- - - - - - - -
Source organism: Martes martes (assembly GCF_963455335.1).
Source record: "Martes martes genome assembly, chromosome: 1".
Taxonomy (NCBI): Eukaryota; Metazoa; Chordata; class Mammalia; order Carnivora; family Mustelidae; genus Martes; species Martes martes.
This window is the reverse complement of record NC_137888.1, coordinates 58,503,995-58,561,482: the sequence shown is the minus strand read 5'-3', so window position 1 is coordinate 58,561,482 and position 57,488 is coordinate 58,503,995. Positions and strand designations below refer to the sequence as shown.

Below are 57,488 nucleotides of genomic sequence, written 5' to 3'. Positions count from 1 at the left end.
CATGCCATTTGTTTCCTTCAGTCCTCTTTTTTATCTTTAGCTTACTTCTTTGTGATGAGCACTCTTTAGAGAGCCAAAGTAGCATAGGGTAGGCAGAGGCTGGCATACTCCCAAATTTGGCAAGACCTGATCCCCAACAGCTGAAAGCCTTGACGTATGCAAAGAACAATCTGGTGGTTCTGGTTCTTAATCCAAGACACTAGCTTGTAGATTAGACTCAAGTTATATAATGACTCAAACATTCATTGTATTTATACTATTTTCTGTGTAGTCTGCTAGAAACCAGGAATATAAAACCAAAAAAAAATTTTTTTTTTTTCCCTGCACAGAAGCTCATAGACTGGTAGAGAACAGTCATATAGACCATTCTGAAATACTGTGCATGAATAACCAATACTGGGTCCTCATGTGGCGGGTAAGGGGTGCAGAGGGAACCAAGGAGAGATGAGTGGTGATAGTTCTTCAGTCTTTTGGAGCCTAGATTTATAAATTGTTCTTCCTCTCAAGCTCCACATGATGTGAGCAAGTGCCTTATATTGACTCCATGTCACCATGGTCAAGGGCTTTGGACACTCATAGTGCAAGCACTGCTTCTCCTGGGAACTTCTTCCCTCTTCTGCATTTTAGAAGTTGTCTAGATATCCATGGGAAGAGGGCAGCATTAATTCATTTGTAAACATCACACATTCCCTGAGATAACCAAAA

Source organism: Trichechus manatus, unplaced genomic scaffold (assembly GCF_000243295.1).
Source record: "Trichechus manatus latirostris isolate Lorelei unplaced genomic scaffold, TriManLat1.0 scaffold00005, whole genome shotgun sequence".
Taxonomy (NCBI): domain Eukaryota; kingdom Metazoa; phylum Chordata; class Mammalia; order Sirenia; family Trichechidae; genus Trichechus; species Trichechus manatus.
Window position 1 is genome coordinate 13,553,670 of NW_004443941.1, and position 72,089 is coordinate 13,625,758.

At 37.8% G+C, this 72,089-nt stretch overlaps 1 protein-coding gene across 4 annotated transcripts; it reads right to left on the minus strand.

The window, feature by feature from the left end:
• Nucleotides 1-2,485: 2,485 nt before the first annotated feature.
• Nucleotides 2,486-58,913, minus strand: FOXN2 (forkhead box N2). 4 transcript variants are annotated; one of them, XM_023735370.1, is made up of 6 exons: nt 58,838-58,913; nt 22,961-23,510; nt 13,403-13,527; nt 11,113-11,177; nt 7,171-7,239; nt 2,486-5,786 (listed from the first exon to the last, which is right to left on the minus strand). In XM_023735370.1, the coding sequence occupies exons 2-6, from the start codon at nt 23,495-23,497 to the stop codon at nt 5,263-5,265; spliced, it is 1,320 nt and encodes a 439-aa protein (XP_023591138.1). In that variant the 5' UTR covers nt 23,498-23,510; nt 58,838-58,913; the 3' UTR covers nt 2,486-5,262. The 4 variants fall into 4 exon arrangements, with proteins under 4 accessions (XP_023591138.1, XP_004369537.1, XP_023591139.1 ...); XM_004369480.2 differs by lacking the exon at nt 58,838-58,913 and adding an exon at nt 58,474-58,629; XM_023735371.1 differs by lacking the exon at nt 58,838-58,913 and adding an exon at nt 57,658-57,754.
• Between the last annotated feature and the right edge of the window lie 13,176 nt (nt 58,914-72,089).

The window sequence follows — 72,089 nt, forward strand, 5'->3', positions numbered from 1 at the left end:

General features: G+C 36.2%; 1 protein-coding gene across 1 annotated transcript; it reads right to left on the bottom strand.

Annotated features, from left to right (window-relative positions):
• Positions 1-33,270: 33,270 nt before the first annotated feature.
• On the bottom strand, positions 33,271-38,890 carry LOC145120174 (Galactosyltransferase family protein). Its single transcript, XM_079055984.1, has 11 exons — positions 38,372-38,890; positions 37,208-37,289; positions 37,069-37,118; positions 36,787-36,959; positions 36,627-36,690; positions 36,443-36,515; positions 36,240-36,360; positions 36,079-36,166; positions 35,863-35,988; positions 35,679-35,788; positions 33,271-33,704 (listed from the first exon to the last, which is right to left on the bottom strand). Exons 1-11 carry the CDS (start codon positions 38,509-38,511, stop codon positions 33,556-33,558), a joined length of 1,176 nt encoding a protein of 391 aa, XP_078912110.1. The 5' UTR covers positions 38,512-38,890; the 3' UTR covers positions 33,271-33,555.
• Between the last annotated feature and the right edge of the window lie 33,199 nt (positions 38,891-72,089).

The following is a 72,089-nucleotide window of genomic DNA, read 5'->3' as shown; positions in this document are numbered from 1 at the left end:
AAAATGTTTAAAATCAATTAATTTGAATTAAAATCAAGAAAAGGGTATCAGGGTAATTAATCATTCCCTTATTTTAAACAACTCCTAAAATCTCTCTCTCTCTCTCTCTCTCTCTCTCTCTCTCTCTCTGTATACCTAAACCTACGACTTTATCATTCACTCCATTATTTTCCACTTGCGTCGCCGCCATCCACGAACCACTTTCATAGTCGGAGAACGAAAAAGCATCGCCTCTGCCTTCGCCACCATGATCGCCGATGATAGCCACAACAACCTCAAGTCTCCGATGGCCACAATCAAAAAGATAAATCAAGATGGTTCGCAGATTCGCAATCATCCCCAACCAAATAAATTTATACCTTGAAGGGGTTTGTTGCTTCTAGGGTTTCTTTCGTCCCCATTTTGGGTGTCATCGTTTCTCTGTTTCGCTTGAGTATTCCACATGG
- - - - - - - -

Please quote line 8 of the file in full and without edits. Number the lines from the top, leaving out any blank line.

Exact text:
Source record: "Trichechus manatus latirostris isolate Lorelei unplaced genomic scaffold, TriManLat1.0 scaffold00005, whole genome shotgun sequence".